Beshin had requested scholarship support each of his three years on the fencing team. He was denied every time. Coaches claimed there was no money available, but Beshin saw other fencers receiving funds.
“I felt exploited and manipulated,” Beshin wrote. “Yet there was nothing I could do.”
His national championship win did not help, nor did his sustained success the next season. Without a scholarship, Beshin’s parents were forced to take out loans to support him. By his junior year, Beshin himself was working two jobs, causing him to miss practice. His coaches used this to further justify not giving a scholarship.
“I guess it never occurred to the coaches that if I had a scholarship, I would not have had to work and miss practice,” Beshin wrote.
Tired of his coaches’ conduct, Beshin quit the fencing team in fall 1991.
Beshin lamented the loss of his personal passion. He also claimed that his experience was not unique.
“There is a history of others who feel the same way I do and who have endured similar ordeals,” Beshin wrote. “We were used for our talents, only to be discarded.”
Beyond the obvious injustice, Beshin’s story highlights the academic and economic obligations facing student athletes along with their sporting responsibilities. This is especially pertinent to Notre Dame, with its high-level Division I sports but high scholastic standards and an even higher price tag.
Consideration of their off-the-field obligations should magnify the already impressive accomplishments of student athletes. But we should also consider these additional duties in disappointing times. If a student athlete misses a practice, a game, or even a season, maybe it’s not their fault; maybe it’s just life.
National championships of an invisible sport
March 3, 1976 | Bill Brink | Researched by Uyen Le
In the midst of popular athletic programs, such as football and basketball, the Notre Dame fencing team often flies under the radar. Bill Brink (‘76) noted this phenomenon, when after a 21-0 record, the fencing team was headed to the NCAA championship on March 26 and 27, 1976.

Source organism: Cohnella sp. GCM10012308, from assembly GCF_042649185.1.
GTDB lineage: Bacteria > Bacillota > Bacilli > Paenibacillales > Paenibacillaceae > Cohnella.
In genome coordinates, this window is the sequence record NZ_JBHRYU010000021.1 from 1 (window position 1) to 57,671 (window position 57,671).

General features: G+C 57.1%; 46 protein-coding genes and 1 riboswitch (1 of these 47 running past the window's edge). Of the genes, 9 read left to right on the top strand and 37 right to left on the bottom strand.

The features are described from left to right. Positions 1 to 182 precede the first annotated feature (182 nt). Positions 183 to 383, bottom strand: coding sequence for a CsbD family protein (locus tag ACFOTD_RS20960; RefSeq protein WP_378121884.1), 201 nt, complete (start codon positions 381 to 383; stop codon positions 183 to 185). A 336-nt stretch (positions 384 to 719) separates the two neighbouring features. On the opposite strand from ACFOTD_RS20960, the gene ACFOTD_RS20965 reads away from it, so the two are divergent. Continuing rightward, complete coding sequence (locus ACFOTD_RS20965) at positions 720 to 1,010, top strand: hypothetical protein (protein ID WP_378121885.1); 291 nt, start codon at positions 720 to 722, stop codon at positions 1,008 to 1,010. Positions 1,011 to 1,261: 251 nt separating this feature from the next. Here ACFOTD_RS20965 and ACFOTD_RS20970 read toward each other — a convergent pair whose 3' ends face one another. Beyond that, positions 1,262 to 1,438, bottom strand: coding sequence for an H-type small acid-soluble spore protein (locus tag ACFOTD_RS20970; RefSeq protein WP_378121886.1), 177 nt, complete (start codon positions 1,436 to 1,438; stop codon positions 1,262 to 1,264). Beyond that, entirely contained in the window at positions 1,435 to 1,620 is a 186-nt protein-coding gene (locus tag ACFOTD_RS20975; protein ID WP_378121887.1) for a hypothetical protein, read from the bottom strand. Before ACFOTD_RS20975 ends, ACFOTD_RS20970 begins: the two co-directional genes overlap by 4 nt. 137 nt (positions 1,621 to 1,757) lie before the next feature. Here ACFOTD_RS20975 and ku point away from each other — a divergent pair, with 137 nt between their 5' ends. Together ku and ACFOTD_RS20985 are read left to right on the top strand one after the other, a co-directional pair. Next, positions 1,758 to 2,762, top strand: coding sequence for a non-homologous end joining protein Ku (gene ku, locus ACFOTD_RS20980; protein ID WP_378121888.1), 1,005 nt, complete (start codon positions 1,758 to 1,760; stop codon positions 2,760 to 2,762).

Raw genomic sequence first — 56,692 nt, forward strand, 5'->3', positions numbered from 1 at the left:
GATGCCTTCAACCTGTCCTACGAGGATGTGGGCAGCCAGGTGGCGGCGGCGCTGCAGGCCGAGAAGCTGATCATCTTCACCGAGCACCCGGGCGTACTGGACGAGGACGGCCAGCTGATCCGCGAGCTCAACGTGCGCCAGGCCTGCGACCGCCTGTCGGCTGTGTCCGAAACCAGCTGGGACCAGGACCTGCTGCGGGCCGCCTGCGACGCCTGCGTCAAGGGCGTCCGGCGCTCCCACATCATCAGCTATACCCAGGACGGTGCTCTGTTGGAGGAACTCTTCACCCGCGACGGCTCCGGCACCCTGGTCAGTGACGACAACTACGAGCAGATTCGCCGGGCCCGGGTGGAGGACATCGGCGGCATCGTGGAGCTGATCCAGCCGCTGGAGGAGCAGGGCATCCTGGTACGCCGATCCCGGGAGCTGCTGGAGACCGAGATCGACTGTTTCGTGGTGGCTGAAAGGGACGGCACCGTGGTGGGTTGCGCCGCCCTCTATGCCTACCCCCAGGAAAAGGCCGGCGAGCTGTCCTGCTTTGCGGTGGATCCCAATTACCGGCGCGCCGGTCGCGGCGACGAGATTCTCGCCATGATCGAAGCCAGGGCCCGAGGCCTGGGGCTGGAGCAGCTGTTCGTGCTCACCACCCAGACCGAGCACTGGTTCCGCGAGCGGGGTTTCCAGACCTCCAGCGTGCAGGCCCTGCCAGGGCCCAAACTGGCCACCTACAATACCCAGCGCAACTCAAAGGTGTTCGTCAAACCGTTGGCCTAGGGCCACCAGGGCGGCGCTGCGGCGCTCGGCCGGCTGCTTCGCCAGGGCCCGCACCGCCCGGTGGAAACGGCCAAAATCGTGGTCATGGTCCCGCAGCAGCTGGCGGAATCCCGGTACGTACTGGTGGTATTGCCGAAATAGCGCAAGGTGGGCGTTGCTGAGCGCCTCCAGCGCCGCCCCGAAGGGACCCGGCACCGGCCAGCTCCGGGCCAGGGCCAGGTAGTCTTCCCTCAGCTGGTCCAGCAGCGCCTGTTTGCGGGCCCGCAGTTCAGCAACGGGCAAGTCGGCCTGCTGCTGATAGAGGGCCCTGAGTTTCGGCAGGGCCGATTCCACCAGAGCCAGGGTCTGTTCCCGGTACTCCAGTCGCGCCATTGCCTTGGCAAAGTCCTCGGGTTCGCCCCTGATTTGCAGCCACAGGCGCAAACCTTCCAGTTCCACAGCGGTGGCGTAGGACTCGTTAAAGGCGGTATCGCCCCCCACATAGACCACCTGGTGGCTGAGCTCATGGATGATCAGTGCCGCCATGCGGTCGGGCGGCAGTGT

Leading up to 1976, the fencing team had been building momentum, finishing third in the nation in the previous season. Coach Mike DeCicco observed that Notre Dame was not known for its fencing tradition, until it hosted the NCAA championships in 1970.
DeCicco commented that not a lot of top fencers “knew fencing had a good program here. Since , we’ve been getting quality athletes.”
Despite this upward trajectory, fencing did not gain traction among sports fans at Notre Dame. “People don’t exactly beat down the doors of the ACC to watch it,” Brink wrote. “They don’t jump off balconies and over stairway banisters. Fencing simply isn’t a spectator sport. Can it be?”
DeCicco claimed that people simply do not know fencing, which is why they are apprehensive to attend the event. “To make fencing a spectator sport requires education,” he insisted. “You have to start with a program of education and exhibition, to enlighten people. People can’t watch a sport with enthusiasm unless they know what it’s all about… It does have excitement and drama if you understand how it works.”
Appealing to a celebrity culture, DeCicco also noted the importance of having a household name, which would draw spectators to the sport. “It’s good to have an excellent fencer on your team, people like to watch excellence. We have to develop a kind of superstar quality so people will take the time to come out and watch it.”
Though Brink was ultimately skeptical that fencing would become a popular sport at Notre Dame, since 1976, has won 11 national championships, and several members and alumni of the program have competed in the Olympics. These accomplishments have brought fencing to the surface of campus consciousness, especially because they are often responsible for keeping the “#1” sign atop Grace Hall lit up with their superior status in the fencing world.
Notre Dame fencing is an indomitable force in the nation, and has also educated the tri-campus community about a rich sporting tradition.